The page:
What entrepreneurs have in common with the D-Day invaders

What entrepreneurs have in common with the D-Day invaders

Nearly a year ago, 1 Million Cups started a chapter in Rockford, Illinois, where Thinker is based. Each week, the owner of a less-than-5-years-old company is recruited to come in on a Wednesday morning and talk about his or her operation.

This month, a bakery owner in Rockford came in to talk about her journey from the health care field into entrepreneurism. She enjoyed baking as a kid and wanted to join a popular weekly public market by making sweets. The organizers of the market said they already had two vendors lined up for that, but the market needed a bread baker.

Baking bread is a different skill than baking sweets, and she had little experience there – but she sensed opportunity and said yes, of course, she can bake bread. She spent several weeks learning how to make different types of breads that tasted good and, because she’d be selling them publicly, looked good.

Fast-forward seven years. She is the only person in this metro area who exclusively makes several types of breads. Lots of bakeries make sweets; she is the only one focused solely on bread. She has three people helping her part time. They make just enough loaves to sell out weekly at two markets and bring in enough revenue to justify moving into a larger commercial kitchen. She invested (borrowed) more than $50,000 for specialized equipment to increase her capacity and cut production times.

Rockford is an emerging foodie town, and she has been approached by several restaurants looking for a local vendor for fresh breads. The opportunity to become a much larger business is there, but she is still building the skill of her staff and learning how to manage her operations. She’s not ready yet for that level of production.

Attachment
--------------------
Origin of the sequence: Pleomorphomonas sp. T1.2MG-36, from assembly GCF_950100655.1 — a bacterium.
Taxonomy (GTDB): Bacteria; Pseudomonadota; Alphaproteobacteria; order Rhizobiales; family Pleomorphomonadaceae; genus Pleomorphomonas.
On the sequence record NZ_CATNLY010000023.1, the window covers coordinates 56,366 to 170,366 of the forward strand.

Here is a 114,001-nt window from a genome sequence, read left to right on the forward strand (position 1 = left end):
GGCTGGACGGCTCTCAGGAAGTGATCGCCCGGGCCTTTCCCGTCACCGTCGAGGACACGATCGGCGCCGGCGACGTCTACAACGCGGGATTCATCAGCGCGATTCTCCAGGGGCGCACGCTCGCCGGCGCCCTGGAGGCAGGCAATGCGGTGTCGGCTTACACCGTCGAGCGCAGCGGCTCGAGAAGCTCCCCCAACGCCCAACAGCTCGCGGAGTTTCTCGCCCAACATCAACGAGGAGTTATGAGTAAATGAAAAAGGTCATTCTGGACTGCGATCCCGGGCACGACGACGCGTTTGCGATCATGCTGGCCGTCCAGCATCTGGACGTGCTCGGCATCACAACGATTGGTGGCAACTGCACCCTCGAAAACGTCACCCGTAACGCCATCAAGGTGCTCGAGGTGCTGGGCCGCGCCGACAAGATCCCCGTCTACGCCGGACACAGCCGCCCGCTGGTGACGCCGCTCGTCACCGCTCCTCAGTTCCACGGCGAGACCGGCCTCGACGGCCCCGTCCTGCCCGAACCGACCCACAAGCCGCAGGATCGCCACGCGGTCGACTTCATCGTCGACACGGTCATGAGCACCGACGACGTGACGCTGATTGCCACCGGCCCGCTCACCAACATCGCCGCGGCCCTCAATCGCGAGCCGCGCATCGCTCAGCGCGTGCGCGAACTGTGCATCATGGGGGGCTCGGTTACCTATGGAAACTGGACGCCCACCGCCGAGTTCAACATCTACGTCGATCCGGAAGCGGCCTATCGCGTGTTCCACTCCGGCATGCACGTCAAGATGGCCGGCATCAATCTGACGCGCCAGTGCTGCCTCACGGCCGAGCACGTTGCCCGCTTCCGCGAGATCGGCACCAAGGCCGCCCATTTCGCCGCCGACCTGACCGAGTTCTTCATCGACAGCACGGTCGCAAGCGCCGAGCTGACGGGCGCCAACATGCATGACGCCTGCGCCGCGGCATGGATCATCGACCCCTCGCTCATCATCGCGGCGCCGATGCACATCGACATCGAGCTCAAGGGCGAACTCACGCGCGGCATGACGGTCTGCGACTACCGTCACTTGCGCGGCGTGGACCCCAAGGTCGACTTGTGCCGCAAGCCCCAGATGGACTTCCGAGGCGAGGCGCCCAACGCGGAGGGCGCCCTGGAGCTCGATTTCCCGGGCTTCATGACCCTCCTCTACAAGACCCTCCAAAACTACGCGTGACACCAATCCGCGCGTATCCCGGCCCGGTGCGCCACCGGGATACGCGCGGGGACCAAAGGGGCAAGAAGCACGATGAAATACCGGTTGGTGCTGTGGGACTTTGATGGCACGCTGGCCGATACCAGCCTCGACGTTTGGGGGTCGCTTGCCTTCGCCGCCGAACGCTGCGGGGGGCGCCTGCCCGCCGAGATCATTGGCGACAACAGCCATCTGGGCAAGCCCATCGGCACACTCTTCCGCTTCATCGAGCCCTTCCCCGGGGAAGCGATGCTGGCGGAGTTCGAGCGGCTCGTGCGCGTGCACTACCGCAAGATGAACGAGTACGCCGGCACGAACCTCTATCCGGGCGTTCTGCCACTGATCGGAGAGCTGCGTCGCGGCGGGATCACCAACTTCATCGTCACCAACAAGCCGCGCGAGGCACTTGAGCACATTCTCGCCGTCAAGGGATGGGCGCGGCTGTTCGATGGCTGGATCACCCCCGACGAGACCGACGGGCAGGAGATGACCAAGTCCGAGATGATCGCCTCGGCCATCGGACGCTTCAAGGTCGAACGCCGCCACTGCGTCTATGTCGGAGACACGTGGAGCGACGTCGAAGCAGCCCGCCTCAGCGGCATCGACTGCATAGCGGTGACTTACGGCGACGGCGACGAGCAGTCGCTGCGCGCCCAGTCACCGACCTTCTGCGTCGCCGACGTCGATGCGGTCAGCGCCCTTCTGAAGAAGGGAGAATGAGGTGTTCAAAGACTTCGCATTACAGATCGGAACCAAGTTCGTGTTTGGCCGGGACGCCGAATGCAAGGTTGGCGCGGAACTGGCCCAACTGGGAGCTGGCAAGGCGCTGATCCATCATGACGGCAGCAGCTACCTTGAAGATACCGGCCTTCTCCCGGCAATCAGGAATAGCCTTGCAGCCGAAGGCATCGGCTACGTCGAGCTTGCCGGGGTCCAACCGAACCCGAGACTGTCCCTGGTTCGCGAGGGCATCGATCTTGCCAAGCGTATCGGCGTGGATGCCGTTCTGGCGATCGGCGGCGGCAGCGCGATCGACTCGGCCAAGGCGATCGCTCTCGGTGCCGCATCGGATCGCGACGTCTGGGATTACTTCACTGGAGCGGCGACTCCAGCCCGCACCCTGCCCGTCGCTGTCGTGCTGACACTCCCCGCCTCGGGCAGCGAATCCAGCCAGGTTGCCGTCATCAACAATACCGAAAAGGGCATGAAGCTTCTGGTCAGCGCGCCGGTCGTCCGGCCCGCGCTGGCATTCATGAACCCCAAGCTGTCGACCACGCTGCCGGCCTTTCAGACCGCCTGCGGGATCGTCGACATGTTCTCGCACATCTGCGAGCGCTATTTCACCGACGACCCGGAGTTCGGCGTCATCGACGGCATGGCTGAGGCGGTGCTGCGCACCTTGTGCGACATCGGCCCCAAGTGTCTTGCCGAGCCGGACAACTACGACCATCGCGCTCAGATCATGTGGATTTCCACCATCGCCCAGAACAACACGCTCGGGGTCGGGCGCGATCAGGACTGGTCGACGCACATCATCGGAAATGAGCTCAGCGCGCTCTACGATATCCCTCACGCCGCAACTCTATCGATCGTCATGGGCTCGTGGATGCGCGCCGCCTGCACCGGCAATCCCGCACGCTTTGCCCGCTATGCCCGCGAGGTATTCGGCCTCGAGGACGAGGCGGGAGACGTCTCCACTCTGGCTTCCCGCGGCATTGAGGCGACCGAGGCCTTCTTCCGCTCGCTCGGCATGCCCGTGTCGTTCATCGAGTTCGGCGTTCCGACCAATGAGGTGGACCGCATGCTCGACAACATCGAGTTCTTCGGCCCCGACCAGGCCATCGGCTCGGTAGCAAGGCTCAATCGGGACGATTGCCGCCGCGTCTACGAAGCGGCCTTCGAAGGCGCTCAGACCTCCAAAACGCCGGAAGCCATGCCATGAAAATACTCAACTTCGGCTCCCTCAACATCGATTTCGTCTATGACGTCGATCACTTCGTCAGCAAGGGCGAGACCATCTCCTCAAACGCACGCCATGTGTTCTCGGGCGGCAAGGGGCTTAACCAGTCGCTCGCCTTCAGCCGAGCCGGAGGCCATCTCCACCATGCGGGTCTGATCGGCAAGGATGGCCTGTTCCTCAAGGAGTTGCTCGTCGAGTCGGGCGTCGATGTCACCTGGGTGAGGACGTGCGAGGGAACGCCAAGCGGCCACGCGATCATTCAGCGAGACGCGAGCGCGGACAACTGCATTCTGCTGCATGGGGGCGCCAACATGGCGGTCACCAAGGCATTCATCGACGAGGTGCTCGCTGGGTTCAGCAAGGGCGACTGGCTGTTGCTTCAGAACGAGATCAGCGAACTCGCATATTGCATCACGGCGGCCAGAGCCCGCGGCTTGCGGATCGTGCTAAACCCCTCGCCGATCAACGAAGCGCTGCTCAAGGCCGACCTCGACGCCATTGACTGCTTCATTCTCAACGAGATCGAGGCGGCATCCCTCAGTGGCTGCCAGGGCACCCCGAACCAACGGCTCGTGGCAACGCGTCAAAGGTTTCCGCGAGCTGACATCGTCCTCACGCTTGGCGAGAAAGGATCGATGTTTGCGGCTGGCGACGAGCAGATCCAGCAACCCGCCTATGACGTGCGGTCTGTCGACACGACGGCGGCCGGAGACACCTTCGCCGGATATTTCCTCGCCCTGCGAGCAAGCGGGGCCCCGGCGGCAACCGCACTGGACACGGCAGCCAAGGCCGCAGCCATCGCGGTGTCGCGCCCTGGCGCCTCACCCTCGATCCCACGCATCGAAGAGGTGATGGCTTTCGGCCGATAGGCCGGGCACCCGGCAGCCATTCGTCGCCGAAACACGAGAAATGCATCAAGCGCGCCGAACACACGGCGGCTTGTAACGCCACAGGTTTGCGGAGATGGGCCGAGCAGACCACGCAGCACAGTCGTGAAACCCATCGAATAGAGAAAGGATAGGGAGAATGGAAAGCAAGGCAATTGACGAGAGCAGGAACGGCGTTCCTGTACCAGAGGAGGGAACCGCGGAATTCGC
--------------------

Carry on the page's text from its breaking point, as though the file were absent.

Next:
While her story is uniquely her own, her strategy is not. She established a beachhead.

Establishing a primary beachhead market is a critical component of any startup. The name comes from the World War II battle in which Allied soldiers fought through heavy gunfire to establish a base of operations on the beaches of Normandy. From those beachheads, the Allies launched the larger invasion of Europe. In business, establishing a beachhead is about “focusing your resources on one key area, usually a smaller market segment of product category, and winning that market first, even dominating that market, before moving into larger markets,” said Tim Berry, chairman and founder of Palo Alto Software.

All kinds of companies have used a beachhead strategy to establish themselves. Perhaps the most successful is Amazon. Entrepreneur.com published a story about the company’s amazing growth. Amazon is such an integral part of our lives that many people have forgotten that it was launched with a singular focus: selling books.

As Entrepreneur reported: “By creating a narrow and winnable focus for his first product, (Jeff) Bezos was able to build the fundamentals of his company, and create a launching pad for Amazon to grow into different markets over time.”

Now Amazon sells everything, from books and computers, electronics and clothes to really obscure items, such as height-adjustable golf chipping nets, Chambongs and cat turntables.

At Thinker, 20 percent of our work is done with startups, and more often than not we work with potential entrepreneurs on focus. Many believe the road to success is to offer as much as possible. Instead, the road to success is to offer something better than everyone else at a reasonable price – and then grow from there.